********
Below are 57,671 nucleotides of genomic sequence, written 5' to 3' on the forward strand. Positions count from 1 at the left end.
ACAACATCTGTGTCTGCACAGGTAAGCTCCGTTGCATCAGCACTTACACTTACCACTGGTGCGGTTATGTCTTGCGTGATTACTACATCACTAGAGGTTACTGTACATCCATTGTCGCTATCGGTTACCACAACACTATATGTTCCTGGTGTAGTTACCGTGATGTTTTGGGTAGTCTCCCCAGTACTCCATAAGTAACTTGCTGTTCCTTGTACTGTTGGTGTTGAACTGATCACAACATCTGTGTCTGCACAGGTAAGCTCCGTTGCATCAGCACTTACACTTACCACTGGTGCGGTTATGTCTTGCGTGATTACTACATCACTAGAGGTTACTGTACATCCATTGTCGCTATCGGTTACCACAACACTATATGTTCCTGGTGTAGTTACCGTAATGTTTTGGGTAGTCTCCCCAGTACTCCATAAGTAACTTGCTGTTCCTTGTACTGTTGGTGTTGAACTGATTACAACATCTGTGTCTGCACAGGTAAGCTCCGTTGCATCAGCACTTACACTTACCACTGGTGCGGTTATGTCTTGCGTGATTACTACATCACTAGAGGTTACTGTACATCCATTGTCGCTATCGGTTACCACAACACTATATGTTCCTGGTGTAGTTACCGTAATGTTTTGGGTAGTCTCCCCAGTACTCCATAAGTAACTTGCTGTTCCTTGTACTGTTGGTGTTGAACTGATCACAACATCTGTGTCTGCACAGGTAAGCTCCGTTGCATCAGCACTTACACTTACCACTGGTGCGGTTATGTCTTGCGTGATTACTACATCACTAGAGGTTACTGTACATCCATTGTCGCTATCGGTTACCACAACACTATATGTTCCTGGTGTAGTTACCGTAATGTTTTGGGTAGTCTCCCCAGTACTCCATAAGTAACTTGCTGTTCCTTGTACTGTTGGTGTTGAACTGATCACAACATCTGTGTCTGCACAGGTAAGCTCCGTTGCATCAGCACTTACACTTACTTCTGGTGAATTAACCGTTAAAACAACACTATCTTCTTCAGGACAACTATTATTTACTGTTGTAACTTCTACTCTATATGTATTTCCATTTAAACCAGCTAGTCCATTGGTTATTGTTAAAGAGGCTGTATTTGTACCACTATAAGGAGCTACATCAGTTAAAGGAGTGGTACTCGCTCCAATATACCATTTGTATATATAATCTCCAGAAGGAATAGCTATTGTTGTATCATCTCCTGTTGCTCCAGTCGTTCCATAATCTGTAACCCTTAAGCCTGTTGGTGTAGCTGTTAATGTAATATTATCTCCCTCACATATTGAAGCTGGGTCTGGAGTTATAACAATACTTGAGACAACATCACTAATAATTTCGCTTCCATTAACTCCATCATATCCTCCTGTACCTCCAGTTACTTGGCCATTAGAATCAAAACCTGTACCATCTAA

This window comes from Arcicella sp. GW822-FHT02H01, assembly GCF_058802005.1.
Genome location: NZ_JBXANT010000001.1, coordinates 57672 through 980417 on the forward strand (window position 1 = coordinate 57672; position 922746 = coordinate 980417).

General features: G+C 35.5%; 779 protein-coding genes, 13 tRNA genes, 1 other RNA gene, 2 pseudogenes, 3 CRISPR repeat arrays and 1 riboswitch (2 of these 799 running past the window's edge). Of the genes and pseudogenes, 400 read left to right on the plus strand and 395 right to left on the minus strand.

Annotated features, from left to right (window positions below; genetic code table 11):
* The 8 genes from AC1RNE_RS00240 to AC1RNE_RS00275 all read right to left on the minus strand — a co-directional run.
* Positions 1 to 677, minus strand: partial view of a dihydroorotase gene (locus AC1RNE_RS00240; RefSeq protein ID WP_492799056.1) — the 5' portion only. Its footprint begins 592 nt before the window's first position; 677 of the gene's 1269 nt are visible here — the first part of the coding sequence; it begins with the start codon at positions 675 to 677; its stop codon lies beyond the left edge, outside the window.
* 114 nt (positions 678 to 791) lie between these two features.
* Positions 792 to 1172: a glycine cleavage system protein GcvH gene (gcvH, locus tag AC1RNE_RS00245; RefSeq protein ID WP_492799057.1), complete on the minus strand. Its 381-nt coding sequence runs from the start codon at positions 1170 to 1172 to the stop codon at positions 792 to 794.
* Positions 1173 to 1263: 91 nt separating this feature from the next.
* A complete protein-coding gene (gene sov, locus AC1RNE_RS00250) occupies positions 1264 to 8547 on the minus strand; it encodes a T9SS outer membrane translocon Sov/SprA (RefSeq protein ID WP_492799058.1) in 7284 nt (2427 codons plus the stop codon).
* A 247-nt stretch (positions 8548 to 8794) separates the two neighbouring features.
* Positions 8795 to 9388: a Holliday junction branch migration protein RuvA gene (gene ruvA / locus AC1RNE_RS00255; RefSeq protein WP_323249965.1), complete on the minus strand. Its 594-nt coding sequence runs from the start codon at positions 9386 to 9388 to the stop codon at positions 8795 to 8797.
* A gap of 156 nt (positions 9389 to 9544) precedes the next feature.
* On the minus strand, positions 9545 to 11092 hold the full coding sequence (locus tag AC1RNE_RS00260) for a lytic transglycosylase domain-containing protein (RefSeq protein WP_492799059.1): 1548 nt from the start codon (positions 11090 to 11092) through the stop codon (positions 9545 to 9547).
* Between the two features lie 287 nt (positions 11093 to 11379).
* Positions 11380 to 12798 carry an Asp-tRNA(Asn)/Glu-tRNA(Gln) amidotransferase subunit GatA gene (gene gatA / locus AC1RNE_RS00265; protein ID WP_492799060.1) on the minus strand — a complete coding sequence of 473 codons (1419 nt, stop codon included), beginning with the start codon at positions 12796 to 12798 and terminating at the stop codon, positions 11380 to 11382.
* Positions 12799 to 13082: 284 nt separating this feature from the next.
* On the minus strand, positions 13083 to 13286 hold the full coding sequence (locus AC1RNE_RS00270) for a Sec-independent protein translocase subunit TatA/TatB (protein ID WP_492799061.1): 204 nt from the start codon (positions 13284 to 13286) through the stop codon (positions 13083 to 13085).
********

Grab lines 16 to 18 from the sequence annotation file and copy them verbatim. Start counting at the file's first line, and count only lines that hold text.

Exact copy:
* On the minus strand, positions 9545 to 11092 hold the full coding sequence (locus tag AC1RNE_RS00260) for a lytic transglycosylase domain-containing protein (RefSeq protein WP_492799059.1): 1548 nt from the start codon (positions 11090 to 11092) through the stop codon (positions 9545 to 9547).
* Between the two features lie 287 nt (positions 11093 to 11379).
* Positions 11380 to 12798 carry an Asp-tRNA(Asn)/Glu-tRNA(Gln) amidotransferase subunit GatA gene (gene gatA / locus AC1RNE_RS00265; protein ID WP_492799060.1) on the minus strand — a complete coding sequence of 473 codons (1419 nt, stop codon included), beginning with the start codon at positions 12796 to 12798 and terminating at the stop codon, positions 11380 to 11382.